With crowdfunding now in our sights I've reached out to Crowd Source, Hatchfund, and Kickstarter and spoken several times to several different development specialists with each platform to get the down low. More to come on that as this portion of the project continues to develop...
fun fun fun...
04/27/2017 at 07:21 •
I'm hoping to get Maggie's notes and commentary related to her work creating the project's associated ephemera when she gets a chance...
04/25/2017 at 05:03 •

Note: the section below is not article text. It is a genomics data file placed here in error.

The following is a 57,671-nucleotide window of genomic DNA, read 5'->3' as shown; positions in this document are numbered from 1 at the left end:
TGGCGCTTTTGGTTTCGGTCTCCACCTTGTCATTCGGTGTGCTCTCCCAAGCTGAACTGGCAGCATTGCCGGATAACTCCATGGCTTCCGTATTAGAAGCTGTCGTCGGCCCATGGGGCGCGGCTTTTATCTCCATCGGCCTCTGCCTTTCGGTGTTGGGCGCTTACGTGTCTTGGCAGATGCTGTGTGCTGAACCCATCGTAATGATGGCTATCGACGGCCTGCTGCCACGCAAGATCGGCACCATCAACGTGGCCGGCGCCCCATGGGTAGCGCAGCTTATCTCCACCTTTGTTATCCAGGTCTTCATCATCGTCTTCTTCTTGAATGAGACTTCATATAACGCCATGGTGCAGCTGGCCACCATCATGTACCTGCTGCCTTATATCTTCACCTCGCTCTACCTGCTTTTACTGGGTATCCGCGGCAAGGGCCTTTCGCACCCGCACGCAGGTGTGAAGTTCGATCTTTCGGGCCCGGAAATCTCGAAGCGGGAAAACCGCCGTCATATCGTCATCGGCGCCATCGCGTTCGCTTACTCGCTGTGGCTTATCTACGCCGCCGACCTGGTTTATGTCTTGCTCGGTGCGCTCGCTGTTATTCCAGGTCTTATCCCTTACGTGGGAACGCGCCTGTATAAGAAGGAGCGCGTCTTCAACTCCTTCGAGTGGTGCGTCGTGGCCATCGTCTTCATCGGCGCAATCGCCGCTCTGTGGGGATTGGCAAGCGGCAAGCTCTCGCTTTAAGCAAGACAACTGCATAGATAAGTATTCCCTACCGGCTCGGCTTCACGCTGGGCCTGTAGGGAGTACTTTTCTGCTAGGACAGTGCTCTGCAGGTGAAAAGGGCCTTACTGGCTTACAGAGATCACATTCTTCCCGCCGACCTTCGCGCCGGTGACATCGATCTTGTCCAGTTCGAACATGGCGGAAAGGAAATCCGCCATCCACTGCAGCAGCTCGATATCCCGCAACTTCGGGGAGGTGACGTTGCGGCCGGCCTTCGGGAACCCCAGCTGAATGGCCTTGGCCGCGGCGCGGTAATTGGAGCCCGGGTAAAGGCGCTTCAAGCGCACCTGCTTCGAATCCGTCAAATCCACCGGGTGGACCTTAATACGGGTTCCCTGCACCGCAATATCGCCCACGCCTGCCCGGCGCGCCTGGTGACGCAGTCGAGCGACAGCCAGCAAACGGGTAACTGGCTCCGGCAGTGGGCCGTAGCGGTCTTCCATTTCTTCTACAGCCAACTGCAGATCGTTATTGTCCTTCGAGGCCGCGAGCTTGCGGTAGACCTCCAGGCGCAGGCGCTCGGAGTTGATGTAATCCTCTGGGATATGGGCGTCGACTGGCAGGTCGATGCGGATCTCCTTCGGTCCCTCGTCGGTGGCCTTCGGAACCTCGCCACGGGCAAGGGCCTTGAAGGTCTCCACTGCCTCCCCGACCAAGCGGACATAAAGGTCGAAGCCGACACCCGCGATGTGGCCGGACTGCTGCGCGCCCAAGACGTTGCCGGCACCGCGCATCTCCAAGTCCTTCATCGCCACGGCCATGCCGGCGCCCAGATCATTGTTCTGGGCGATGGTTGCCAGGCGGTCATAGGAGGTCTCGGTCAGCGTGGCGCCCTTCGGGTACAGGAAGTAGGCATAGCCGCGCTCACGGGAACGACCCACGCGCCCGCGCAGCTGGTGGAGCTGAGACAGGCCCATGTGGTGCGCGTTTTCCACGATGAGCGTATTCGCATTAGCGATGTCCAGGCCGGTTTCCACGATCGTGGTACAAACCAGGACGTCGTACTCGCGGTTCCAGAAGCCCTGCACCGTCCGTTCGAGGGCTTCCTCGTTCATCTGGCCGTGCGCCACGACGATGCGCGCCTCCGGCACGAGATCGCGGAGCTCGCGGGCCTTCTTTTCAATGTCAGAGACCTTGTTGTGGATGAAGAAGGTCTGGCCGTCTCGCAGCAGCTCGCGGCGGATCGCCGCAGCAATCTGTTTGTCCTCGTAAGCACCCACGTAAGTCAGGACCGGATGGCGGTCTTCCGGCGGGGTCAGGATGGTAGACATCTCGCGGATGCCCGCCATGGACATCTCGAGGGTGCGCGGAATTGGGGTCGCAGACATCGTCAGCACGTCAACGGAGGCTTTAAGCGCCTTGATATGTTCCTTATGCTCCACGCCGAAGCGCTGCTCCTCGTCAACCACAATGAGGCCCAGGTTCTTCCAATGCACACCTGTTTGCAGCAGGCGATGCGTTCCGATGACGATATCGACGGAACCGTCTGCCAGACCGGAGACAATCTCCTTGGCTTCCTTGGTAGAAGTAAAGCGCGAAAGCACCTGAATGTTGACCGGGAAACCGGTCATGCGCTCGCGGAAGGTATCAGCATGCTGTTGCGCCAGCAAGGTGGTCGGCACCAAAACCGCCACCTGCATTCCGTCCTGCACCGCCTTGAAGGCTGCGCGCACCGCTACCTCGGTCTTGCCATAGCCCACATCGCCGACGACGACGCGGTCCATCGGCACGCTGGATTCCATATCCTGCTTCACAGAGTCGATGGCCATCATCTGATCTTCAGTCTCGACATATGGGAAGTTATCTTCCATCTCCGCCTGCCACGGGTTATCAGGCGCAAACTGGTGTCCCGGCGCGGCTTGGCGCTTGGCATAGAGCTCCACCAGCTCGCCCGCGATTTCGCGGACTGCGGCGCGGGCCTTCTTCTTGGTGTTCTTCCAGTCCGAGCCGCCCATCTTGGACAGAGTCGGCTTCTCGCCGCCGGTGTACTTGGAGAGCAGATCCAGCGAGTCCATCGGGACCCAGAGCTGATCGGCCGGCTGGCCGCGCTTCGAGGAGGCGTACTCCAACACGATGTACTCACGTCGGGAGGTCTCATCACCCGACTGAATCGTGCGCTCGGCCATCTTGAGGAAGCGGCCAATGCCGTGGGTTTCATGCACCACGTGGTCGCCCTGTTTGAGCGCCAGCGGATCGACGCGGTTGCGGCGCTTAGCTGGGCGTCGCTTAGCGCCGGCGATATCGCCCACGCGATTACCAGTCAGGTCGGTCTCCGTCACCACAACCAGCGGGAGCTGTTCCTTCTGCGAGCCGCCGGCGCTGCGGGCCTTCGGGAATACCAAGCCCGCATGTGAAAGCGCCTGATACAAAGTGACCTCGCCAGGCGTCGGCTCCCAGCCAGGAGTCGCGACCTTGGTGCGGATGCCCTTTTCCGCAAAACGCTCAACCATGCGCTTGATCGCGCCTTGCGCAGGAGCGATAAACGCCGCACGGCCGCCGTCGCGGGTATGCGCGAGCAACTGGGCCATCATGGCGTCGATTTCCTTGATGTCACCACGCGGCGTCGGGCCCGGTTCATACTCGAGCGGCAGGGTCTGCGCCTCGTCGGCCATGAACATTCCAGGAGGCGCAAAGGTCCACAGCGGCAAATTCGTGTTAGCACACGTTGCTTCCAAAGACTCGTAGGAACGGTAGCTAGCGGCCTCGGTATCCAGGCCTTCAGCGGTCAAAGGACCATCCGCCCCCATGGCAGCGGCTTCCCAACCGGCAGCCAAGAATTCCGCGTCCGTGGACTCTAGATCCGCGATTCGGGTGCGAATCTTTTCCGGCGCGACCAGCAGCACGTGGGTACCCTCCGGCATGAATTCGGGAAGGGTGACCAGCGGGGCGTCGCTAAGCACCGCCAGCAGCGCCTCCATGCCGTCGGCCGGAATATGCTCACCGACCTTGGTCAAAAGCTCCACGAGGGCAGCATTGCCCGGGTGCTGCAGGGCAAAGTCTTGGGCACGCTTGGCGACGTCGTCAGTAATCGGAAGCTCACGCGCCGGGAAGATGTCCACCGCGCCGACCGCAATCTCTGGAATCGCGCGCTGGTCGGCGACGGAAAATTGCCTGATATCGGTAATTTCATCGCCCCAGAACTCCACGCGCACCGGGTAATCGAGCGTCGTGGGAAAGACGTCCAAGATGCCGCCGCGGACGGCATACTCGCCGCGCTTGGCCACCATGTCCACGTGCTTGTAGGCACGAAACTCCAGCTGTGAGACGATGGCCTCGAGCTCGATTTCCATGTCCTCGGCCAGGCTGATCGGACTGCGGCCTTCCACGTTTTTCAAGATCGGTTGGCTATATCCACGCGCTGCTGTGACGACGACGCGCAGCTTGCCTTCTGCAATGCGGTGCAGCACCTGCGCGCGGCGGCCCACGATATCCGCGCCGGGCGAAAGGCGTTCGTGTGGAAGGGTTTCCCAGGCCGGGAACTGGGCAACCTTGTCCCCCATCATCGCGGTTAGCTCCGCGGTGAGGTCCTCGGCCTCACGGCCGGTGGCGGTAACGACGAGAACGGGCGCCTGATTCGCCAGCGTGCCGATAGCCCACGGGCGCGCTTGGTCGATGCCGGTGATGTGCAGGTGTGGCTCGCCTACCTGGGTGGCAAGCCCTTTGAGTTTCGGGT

After a month in the lab we had managed to complete our prototype and had secured our residency! Feeling lucky I decided to focus my attention on the funding we needed to complete the project as proposed. You see when we applied to the DesignLab with this project, our proposal included a 40 cabinet limited edition run, with the intention of sending these 40 cabinets to an unsolicited group of influential, nerdy and socially conscientious creatives to inspire and activate them into helping us fight the planned defunding of the NEA, NEH, and CPB by the current Presidential Administration. In total I calculated we'd need to raise about $95k to make the project as proposed. This total includes costs associated with moving from the current MDF prototype to a final model made out of our targeted build materials (hardwood and plastic), the creation of a custom printed computer board, shipping, taxes, honorariums, and the streamlining of the workflow/processes (the design, engineering play testing and finalization of the cabinet's design) as we scale-up and get ready to transition into the production of the cabinet's limited edition run through this Fall as proposed to Dan, the DesignLab's Resident Engineer.